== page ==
Traffic Accident Statistics for Thailand



See video of how to cross a busy road in Bangkok(bottom of this page).

Updated 2021

Thailand Second in the World (behind Libya) for Number of Road Accident Deaths

We have tried for a few years to keep track of the number of vehicle accidents and deaths in traffic in Thailand. Eventually, we found that it is impossible to find accurate and up-to-date data and present statistics for the country. You can find our previous efforts here, some data may still shine a light on the problem, which is : Thailand has a serious problem with road safety, and a lot of lives are lost on the roads. Lately, we found out that the discrepancy between locally reported casualties, and what is reported in WHO reports is the following : Thai casualties apparently give the casualties as they are at the site of the accident. Any deaths while on the way to the hospital, or later in hospital, are likely not reported or underreported.

For this review we will give you the most recent data as offered by the WHO (World Health Organization). Thereafter a more reliable presentation of deaths on the road as occurring during the 7-day New Year period. This period of time (as is the period around the Songkran festival) is very actively monitored each year by the Thai media. Also a dedicated organization provides statistics for this period and the Songkran period : the Road Safety Directing Centre (website given below).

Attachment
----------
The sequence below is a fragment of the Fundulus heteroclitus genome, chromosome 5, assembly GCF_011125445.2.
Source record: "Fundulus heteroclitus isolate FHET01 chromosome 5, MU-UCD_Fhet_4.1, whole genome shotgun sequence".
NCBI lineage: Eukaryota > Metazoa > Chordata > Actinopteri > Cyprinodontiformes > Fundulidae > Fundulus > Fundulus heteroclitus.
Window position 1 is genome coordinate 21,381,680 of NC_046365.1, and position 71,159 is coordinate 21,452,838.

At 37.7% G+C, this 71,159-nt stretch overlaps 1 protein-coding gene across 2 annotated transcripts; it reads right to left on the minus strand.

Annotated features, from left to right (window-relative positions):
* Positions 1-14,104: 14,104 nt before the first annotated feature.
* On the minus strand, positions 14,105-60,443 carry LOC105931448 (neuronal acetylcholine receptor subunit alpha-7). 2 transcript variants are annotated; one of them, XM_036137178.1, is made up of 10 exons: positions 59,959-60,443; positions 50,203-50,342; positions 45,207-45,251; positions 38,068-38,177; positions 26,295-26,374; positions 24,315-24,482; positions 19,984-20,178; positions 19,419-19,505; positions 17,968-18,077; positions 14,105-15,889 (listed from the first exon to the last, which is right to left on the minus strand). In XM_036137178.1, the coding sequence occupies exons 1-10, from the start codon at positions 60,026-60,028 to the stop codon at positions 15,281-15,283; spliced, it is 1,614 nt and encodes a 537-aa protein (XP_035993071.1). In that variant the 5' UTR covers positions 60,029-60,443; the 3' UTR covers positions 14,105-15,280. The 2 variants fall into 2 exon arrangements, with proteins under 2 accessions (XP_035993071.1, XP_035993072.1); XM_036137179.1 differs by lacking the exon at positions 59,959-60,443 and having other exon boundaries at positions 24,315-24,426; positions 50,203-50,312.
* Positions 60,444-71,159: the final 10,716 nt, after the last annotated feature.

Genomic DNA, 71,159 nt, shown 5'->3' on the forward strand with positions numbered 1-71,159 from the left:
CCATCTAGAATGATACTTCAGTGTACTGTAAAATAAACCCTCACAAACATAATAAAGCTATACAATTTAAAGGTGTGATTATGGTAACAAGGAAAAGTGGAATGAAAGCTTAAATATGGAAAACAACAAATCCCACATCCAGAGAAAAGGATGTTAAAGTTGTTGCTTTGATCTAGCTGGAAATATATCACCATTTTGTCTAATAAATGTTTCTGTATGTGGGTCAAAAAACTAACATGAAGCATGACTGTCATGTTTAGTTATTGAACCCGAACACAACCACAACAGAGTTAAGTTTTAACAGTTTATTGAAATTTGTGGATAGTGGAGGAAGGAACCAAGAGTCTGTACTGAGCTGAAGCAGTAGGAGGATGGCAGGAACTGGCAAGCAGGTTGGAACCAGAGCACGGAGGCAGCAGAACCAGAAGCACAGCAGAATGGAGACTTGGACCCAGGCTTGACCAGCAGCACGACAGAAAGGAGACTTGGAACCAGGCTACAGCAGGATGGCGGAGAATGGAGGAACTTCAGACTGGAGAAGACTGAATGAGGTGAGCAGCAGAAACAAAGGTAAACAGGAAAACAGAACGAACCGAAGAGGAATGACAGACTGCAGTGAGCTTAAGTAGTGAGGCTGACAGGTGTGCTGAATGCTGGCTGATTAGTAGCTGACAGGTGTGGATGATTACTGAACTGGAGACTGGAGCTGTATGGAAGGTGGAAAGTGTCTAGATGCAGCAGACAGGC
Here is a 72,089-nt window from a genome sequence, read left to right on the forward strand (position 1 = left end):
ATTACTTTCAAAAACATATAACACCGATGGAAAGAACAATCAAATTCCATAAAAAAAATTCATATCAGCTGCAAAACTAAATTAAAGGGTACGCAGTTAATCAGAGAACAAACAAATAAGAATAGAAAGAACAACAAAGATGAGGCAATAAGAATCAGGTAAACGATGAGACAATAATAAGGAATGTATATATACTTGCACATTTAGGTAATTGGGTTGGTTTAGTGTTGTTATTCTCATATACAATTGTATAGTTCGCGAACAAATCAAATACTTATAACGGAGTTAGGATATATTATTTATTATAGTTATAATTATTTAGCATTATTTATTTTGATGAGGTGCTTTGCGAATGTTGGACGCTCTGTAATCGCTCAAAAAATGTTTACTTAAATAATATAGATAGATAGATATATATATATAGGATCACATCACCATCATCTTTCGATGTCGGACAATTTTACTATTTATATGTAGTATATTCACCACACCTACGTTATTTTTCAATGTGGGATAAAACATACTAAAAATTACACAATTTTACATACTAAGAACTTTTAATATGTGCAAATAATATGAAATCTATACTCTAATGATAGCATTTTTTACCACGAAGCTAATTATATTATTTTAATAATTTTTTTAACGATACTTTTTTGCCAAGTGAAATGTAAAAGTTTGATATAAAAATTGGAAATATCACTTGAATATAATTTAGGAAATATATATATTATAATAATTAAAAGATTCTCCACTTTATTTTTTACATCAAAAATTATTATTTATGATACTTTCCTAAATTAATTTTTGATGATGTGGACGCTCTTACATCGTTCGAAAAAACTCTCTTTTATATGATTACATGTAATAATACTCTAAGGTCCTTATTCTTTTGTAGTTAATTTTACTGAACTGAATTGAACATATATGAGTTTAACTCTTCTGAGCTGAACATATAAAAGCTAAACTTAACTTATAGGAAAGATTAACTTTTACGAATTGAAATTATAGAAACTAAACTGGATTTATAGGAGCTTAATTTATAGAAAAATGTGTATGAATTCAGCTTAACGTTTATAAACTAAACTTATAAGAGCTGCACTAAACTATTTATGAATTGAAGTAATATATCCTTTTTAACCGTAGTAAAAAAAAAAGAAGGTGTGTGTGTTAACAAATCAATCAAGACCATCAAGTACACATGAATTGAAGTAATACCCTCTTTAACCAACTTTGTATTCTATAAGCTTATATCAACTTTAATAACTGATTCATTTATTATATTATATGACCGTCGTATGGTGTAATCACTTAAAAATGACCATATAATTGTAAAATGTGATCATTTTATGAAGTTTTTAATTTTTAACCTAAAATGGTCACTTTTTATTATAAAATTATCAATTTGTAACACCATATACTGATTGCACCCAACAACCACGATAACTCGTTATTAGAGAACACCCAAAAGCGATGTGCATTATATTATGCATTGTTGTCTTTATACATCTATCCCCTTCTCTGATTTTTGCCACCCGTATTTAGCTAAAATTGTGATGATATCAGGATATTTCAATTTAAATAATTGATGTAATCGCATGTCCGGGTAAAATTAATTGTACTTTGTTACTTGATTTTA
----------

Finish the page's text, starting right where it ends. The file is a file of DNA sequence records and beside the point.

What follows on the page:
Interesting is the number of deaths when categorized by type of road user. [Data averaged for the last two New Year periods] The amount of drivers (and passengers) involved on motorcycles is simply staggering. For a large part, these road users are from the low-income part of society, and one dares to suggest that this is partly a reason not more is being done to improve road safety in Thailand. Not shown on this graph : There are about as many accidents in Bangkok as in the rest of Thailand combined. However, the number of deaths and injuries is much lower.

 

Below are date of road fatalities categorized by road user category. The data are provided by Thai government (see reference below graphic). Passenger cars comprise only 12 % of road fatalities, evenly divided as 6% car drivers, and 6 % car passengers. As mentioned data are from 2016, but the proportions have not really changed since.

Motorcycles (including 3-wheelers) make up more than 80% of vehicles involved in accidents (and also about 80 % of total casualties).

Accidents by Type of Vehicle in the New Year Period (7 days each year) for the last 2 years.